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Spring Budget 2017 - Initial Reaction

Dividend allowance slashed

The key point for investors from this Budget was that Phillip Hammond has slashed the dividend allowance from £5,000 to £2,000, effective from April 2018.

Laith Khalaf, Senior Analyst, Hargreaves Lansdown:

"The Chancellor has taken an axe to the dividend allowance, which amply demonstrates why investors should make the most of their ISA and pension allowances, to protect as much of their wealth as possible from the taxman. Even when the government appears to relax its tax rules, its policies can turn on a sixpence, and end up costing you an awful lot of money if you’ve been complacent about using your tax shelters in the meantime."

The good news is that with the new higher ISA allowance, investors can actually offset a lot of the £3,000 reduction to the allowance. By using up their ISA allowance between now and 2018, investors can keep £55,240 out of the clutches of the taxman, which would mean £2,210 of dividends sheltered from tax on a typical income portfolio yielding 4%.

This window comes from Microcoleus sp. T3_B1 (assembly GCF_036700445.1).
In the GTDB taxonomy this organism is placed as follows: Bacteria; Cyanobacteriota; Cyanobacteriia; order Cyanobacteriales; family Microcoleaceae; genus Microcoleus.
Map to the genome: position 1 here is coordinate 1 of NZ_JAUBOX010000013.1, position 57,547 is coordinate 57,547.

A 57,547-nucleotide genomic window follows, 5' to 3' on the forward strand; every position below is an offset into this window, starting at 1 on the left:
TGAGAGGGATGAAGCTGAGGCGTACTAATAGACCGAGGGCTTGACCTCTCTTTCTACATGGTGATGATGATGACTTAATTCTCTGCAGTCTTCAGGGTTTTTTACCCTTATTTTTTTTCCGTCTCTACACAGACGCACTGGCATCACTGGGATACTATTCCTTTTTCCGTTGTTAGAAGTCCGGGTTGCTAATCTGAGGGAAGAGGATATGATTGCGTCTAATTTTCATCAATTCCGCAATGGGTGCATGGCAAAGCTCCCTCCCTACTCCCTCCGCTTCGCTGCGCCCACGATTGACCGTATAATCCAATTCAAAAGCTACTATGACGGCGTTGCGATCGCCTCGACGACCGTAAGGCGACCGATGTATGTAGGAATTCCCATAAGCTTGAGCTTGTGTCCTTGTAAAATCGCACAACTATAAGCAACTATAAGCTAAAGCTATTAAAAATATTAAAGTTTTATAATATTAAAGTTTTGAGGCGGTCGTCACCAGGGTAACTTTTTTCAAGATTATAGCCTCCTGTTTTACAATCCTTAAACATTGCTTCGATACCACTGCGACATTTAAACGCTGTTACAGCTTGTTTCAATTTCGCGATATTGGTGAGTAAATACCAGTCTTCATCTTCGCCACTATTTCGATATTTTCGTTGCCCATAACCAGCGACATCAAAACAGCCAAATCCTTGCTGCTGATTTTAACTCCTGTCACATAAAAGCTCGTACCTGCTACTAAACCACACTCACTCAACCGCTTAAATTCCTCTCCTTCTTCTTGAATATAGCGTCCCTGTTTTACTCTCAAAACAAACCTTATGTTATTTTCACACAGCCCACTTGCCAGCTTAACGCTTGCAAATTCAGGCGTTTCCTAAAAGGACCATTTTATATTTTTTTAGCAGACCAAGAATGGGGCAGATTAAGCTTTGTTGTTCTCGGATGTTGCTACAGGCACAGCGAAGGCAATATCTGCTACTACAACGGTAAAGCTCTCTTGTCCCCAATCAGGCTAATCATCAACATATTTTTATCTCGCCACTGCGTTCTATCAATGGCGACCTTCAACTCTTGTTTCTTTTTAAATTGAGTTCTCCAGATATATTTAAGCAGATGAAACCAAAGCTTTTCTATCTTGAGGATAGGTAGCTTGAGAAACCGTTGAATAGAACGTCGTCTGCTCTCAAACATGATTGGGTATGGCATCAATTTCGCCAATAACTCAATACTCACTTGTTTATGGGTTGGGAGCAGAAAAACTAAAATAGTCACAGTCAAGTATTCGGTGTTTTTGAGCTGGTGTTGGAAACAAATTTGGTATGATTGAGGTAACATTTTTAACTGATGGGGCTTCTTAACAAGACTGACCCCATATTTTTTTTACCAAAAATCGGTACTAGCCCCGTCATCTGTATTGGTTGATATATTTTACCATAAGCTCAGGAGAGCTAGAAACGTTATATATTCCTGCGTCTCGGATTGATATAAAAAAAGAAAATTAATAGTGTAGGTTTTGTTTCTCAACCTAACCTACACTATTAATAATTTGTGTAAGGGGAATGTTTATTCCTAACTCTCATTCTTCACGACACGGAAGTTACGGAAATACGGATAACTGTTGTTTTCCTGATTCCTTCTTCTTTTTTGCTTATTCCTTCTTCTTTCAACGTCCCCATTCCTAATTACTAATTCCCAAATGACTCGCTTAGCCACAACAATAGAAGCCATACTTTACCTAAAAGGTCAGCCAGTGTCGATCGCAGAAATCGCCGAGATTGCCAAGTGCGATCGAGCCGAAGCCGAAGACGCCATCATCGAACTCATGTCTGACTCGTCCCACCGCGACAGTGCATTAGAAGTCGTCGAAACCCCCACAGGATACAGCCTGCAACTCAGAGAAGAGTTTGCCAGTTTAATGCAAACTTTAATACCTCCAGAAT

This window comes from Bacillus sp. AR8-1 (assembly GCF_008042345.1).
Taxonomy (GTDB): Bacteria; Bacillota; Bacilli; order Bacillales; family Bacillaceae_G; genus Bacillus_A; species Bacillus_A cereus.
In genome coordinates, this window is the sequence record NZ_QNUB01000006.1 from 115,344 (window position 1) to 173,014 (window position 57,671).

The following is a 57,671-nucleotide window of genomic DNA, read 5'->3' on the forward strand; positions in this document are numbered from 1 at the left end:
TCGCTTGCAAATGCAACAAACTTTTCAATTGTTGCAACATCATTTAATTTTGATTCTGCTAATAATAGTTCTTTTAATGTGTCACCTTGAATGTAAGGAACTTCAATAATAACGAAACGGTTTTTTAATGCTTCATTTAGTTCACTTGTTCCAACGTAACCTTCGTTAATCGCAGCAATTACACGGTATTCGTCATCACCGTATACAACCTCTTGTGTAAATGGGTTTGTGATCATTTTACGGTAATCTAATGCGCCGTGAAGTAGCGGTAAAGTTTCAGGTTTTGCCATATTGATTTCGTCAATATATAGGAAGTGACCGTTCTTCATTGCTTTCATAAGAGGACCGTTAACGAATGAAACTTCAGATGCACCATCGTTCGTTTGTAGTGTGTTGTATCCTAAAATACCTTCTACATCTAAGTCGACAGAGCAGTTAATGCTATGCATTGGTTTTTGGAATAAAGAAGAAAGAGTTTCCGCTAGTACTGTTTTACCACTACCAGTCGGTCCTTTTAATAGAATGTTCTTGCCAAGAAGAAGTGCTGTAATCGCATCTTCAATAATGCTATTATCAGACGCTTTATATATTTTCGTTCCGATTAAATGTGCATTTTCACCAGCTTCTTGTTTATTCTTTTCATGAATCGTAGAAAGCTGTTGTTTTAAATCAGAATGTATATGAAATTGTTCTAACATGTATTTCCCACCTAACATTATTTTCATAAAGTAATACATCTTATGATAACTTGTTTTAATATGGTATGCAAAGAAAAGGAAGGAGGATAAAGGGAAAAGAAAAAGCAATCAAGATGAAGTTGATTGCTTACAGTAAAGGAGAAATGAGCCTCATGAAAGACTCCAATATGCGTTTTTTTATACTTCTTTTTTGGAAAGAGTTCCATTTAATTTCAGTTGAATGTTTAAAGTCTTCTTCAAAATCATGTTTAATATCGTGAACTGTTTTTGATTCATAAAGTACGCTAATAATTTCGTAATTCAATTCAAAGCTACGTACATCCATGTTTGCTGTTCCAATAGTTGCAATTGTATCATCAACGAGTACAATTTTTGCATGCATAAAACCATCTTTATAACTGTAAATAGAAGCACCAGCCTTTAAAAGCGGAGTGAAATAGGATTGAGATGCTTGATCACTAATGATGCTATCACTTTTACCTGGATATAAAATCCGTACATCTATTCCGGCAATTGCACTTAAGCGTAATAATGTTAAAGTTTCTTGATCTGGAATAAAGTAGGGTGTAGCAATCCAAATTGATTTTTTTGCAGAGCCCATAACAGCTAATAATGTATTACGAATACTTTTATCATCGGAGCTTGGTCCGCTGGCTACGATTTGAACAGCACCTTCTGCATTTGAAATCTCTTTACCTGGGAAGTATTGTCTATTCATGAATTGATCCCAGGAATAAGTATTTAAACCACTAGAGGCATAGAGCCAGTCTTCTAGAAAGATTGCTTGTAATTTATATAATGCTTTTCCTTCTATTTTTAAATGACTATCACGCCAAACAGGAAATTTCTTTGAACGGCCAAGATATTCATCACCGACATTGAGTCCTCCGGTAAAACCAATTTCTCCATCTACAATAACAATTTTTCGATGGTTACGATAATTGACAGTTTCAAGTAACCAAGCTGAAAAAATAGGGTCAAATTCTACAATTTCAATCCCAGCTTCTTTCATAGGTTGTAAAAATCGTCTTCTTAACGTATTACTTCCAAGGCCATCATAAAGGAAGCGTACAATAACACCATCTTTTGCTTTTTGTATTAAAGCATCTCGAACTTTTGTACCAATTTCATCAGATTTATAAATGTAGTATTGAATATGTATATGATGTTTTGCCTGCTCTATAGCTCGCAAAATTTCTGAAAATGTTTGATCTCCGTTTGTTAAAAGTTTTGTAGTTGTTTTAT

Even if investors don’t have any ready cash to take up their ISA allowance they can protect existing funds and shares from the tax hike by doing a Bed and ISA, or indeed a Bed and SIPP, which involves selling their holdings and buying them straight back within a tax shelter."

Higher National Insurance for the self-employed

The Chancellor has announced Class 4 NI rates for the self-employed are being increased to 11%, to bring them further into line with employees’ Class 1 rates.

We calculate that a self-employed worker earning £30,000 will pay £282 more National Insurance in 2019 than in 2016.

Tom McPhail, Head of retirement policy:

"Ever since the state pension changes of 2016, when self-employed workers’ state pensions were brought into line with employees’, this reform has been on the cards.

This tax hike won’t be popular with the self-employed, though it’s designed to balance out the long term windfall they received as a result of the new state pension scheme.

We would like to see the government continue to improve pension provision for the self-employed by bringing them into auto-enrolment, via the self-assessment tax system."